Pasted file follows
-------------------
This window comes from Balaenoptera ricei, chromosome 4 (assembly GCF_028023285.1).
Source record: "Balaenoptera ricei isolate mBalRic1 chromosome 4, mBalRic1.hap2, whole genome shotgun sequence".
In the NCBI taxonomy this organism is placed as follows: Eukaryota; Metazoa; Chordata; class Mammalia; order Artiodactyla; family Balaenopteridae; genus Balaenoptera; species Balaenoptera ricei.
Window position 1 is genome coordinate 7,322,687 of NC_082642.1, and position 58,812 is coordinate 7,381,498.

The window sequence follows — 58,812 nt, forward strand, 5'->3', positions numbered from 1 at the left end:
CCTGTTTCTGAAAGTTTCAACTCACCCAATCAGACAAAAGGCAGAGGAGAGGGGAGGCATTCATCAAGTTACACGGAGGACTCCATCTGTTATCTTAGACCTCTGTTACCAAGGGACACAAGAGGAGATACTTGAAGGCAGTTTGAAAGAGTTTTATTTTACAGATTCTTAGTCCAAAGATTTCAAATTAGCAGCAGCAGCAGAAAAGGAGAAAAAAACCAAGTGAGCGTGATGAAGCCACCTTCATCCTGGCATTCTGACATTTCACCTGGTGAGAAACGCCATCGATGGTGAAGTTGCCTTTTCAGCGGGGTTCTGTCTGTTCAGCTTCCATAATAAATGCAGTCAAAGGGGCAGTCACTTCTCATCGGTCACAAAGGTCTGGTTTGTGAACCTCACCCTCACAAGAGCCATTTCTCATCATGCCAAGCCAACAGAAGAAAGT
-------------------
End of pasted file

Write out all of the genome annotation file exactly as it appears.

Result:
This window comes from Balaenoptera ricei, chromosome 4 (assembly GCF_028023285.1).
Source record: "Balaenoptera ricei isolate mBalRic1 chromosome 4, mBalRic1.hap2, whole genome shotgun sequence".
In the NCBI taxonomy this organism is placed as follows: Eukaryota; Metazoa; Chordata; class Mammalia; order Artiodactyla; family Balaenopteridae; genus Balaenoptera; species Balaenoptera ricei.
Window position 1 is genome coordinate 7,322,687 of NC_082642.1, and position 58,812 is coordinate 7,381,498.

The window sequence follows — 58,812 nt, forward strand, 5'->3', positions numbered from 1 at the left end:
CCTGTTTCTGAAAGTTTCAACTCACCCAATCAGACAAAAGGCAGAGGAGAGGGGAGGCATTCATCAAGTTACACGGAGGACTCCATCTGTTATCTTAGACCTCTGTTACCAAGGGACACAAGAGGAGATACTTGAAGGCAGTTTGAAAGAGTTTTATTTTACAGATTCTTAGTCCAAAGATTTCAAATTAGCAGCAGCAGCAGAAAAGGAGAAAAAAACCAAGTGAGCGTGATGAAGCCACCTTCATCCTGGCATTCTGACATTTCACCTGGTGAGAAACGCCATCGATGGTGAAGTTGCCTTTTCAGCGGGGTTCTGTCTGTTCAGCTTCCATAATAAATGCAGTCAAAGGGGCAGTCACTTCTCATCGGTCACAAAGGTCTGGTTTGTGAACCTCACCCTCACAAGAGCCATTTCTCATCATGCCAAGCCAACAGAAGAAAGT